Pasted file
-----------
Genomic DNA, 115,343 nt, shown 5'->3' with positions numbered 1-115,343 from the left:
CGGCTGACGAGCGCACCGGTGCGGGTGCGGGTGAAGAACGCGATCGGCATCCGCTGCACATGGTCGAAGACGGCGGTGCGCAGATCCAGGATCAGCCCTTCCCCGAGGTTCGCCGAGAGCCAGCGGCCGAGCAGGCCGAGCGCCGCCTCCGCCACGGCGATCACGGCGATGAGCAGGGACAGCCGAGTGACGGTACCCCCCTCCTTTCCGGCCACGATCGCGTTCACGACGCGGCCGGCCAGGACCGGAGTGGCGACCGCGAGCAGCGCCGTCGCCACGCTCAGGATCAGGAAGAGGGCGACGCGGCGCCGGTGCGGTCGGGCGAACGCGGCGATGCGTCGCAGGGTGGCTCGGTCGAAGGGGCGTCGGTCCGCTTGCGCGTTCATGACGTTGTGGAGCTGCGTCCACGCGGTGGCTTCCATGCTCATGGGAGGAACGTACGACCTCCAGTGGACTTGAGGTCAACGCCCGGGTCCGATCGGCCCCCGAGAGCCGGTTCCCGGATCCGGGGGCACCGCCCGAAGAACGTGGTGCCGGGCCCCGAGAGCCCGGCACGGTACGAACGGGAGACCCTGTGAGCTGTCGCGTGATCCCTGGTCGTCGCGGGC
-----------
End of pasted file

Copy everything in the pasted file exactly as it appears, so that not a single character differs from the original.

Genomic DNA, 115,343 nt, shown 5'->3' with positions numbered 1-115,343 from the left:
CGGCTGACGAGCGCACCGGTGCGGGTGCGGGTGAAGAACGCGATCGGCATCCGCTGCACATGGTCGAAGACGGCGGTGCGCAGATCCAGGATCAGCCCTTCCCCGAGGTTCGCCGAGAGCCAGCGGCCGAGCAGGCCGAGCGCCGCCTCCGCCACGGCGATCACGGCGATGAGCAGGGACAGCCGAGTGACGGTACCCCCCTCCTTTCCGGCCACGATCGCGTTCACGACGCGGCCGGCCAGGACCGGAGTGGCGACCGCGAGCAGCGCCGTCGCCACGCTCAGGATCAGGAAGAGGGCGACGCGGCGCCGGTGCGGTCGGGCGAACGCGGCGATGCGTCGCAGGGTGGCTCGGTCGAAGGGGCGTCGGTCCGCTTGCGCGTTCATGACGTTGTGGAGCTGCGTCCACGCGGTGGCTTCCATGCTCATGGGAGGAACGTACGACCTCCAGTGGACTTGAGGTCAACGCCCGGGTCCGATCGGCCCCCGAGAGCCGGTTCCCGGATCCGGGGGCACCGCCCGAAGAACGTGGTGCCGGGCCCCGAGAGCCCGGCACGGTACGAACGGGAGACCCTGTGAGCTGTCGCGTGATCCCTGGTCGTCGCGGGC